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•  The Washington Post reports that "Amazon suspended at least 50 workers on Tuesday who were involved in a work stoppage the previous evening at the company’s only unionized warehouse in the United States, union leaders said.

"Roughly 100 warehouse associates on the night shift at the Staten Island facility refused to work for several hours on Monday evening, shortly after a fire broke out in a trash compactor machine used on cardboard, according to Amazon Labor Union officials. Labor leaders said the warehouse smelled of smoke and that they couldn’t breathe. One worker went to the hospital, they said.

"Seth Goldstein, a labor attorney for Amazon Labor Union, called the suspensions of the Staten Island workers 'a violation of workers’ rights to join in a collective action about the terms and conditions of their employment.'

The Post writes that "Amazon confirmed that company managers had suspended workers with pay who engaged in the work stoppage on Monday, as they investigate the events that took place. Company spokesman Paul Flaningan said that while Amazon respects its workers’ rights to protest, it is not appropriate for employees to occupy active work spaces, break rooms or thoroughfares in its warehouses."

The story also notes that "the mass suspension took place less than 10 days before warehouse workers at a separate Amazon warehouse near Albany, New York, are slated to vote to become the second Amazon workforce to join Amazon Labor Union."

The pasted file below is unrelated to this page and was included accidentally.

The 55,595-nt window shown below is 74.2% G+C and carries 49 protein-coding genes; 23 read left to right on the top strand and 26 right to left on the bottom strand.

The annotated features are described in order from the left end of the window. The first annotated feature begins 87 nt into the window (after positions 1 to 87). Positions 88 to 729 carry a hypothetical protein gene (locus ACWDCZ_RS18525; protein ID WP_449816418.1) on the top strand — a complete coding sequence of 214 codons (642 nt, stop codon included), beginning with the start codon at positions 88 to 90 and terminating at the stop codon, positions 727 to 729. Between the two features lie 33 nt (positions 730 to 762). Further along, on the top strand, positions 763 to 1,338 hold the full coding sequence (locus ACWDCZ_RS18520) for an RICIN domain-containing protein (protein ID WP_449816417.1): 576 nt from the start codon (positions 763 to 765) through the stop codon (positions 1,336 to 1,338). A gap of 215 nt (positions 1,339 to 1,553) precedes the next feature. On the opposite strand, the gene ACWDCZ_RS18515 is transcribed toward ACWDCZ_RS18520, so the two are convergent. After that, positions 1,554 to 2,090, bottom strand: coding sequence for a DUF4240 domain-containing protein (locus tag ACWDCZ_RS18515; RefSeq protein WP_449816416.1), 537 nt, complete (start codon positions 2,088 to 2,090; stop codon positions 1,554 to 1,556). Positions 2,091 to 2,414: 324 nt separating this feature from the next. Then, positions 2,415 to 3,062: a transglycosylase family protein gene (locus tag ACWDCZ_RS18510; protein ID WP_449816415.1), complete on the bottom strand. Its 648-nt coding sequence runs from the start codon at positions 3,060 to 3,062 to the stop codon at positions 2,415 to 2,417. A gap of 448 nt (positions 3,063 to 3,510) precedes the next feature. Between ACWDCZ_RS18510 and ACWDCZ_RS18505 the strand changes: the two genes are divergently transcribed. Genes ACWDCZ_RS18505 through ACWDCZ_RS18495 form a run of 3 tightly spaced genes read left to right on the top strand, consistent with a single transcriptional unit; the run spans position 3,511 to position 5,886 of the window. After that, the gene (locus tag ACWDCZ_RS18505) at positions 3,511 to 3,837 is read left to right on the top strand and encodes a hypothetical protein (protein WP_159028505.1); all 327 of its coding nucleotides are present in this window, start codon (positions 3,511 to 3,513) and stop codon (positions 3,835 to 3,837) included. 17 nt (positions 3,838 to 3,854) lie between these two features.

•  From Bloomberg:

"A Starbucks Corp. barista says he was fired for wearing a mental-health awareness pin -- a move the company’s union claims is part of a purge of labor activists.

"The fired barista, Will Westlake, is also a prominent union organizer at one of the first three cafes around Buffalo, New York, that petitioned to form a union last year.

"Westlake said he and others at his store began wearing the pins after a co-worker died by suicide earlier this year. After management told them the pins violated the dress code, most removed them to avoid getting in trouble, he said.

"Westlake continued wearing his, and he said management sent him home dozens of times and issued him a 'final written warning' for refusing to remove it. In a termination notice issued Tuesday, Starbucks said it fired Westlake due to 'refusal to abide by the dress-code policy,' as well as attendance issues."

•  Tasting Table reports that Starbucks has come to an agreement with the union representing some of its employees, SBWorkers United, which will have it purging from employee records union activities that previously have been noted.  In addition, the story says, Starbucks agreed to "post a notice of the settlement in the employee break room at the location, for no less than 60 days," though there is no admission of "wrongdoing, liability, or violation of law."

"We're pleased" with the settlement terms, a Starbucks spokesperson said.